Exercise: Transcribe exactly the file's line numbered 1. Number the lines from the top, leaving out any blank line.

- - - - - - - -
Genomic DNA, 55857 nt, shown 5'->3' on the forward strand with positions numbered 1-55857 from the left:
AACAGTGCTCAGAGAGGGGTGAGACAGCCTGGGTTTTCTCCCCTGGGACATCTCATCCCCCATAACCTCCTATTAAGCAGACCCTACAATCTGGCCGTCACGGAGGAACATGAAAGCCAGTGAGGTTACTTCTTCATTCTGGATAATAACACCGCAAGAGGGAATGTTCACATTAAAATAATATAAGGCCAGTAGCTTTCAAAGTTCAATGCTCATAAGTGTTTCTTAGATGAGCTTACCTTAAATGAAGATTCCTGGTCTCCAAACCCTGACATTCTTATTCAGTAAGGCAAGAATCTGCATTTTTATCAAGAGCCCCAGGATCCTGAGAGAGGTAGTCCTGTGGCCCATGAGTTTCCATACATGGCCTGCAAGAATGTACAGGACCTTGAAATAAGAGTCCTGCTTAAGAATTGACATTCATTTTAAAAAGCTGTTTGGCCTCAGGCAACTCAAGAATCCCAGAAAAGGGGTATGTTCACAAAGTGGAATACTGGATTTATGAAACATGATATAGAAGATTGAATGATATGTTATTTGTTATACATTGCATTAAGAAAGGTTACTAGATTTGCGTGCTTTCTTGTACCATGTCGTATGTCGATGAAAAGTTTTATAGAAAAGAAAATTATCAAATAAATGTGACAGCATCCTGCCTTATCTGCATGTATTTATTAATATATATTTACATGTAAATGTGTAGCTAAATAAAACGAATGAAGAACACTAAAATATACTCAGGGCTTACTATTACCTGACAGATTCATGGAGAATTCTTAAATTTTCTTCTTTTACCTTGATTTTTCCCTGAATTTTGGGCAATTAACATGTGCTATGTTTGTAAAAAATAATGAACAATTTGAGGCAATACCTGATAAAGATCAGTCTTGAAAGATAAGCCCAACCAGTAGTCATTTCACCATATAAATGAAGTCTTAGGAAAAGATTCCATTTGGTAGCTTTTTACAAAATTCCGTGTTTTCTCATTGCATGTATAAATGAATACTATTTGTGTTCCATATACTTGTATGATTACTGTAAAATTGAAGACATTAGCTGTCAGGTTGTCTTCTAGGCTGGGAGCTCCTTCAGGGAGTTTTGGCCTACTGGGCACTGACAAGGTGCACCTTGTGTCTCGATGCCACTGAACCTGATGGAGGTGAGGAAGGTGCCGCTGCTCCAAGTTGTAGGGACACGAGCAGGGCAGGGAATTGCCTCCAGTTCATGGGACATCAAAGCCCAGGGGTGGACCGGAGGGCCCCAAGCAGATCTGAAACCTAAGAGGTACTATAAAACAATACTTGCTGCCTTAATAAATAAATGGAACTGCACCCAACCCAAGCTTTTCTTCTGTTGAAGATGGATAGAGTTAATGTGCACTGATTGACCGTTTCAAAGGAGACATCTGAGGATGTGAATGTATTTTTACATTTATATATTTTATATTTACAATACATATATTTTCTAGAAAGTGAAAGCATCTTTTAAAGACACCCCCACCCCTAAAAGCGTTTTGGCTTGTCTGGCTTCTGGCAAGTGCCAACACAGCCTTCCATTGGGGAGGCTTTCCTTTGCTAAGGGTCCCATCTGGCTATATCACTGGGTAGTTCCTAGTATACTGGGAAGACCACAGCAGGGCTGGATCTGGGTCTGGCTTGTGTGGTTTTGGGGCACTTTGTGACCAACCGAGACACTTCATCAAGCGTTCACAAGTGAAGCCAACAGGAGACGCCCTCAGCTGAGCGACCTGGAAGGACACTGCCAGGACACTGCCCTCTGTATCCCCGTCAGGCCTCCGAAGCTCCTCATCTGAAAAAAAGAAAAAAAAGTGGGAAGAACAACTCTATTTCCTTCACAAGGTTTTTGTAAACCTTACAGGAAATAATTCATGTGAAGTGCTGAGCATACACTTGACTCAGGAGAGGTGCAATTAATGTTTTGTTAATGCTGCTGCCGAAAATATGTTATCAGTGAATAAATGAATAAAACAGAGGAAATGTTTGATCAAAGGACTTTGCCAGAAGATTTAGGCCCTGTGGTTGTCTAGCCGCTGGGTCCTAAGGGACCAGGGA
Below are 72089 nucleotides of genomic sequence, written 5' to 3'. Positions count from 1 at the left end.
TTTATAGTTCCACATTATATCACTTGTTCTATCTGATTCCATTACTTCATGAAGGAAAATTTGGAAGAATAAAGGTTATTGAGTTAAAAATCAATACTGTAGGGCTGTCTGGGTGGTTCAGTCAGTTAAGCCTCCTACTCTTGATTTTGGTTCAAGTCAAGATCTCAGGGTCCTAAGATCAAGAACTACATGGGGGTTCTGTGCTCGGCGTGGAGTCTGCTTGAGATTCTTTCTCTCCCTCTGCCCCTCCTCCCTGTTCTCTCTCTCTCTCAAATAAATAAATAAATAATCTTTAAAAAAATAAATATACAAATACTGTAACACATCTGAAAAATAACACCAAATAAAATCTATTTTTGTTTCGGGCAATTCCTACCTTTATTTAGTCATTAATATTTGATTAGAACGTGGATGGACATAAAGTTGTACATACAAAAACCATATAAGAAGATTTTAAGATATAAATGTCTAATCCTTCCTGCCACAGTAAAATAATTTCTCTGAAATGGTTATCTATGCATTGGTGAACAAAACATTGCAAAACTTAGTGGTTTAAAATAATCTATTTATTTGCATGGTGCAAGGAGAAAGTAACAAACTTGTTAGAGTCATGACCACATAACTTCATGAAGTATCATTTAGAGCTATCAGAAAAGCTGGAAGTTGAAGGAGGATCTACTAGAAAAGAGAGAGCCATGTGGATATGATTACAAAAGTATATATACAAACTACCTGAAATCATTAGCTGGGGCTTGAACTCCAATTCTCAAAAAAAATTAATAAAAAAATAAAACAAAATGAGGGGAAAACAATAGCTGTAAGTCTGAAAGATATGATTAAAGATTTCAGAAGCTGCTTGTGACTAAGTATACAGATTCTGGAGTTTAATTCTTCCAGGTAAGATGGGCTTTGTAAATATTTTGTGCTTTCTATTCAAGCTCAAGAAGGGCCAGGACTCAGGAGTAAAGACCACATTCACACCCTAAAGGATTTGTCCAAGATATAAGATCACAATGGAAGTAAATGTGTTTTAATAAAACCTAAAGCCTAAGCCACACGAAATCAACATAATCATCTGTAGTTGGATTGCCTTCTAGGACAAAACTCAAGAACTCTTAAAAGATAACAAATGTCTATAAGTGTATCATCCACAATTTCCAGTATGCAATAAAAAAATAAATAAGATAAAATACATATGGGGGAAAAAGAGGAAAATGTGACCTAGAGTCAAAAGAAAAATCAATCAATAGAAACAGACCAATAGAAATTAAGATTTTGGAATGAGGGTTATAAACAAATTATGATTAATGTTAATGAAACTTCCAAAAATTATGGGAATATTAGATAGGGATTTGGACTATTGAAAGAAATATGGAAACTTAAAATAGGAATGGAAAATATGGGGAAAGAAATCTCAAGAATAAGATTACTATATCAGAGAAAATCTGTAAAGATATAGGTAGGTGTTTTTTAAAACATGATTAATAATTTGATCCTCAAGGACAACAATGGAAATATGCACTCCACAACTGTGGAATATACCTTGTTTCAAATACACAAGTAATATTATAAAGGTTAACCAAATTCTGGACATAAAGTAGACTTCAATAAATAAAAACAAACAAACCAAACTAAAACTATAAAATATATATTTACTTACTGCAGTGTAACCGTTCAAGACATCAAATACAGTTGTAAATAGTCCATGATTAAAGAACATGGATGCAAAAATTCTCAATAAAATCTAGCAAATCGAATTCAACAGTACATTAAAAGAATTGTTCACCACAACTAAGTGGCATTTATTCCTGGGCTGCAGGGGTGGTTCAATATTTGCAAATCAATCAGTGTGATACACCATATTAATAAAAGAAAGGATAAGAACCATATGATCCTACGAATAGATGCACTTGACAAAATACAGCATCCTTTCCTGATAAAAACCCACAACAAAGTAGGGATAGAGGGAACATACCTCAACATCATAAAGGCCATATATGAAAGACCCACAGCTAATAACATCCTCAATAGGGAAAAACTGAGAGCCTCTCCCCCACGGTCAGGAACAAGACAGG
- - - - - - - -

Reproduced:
Genomic DNA, 55857 nt, shown 5'->3' on the forward strand with positions numbered 1-55857 from the left: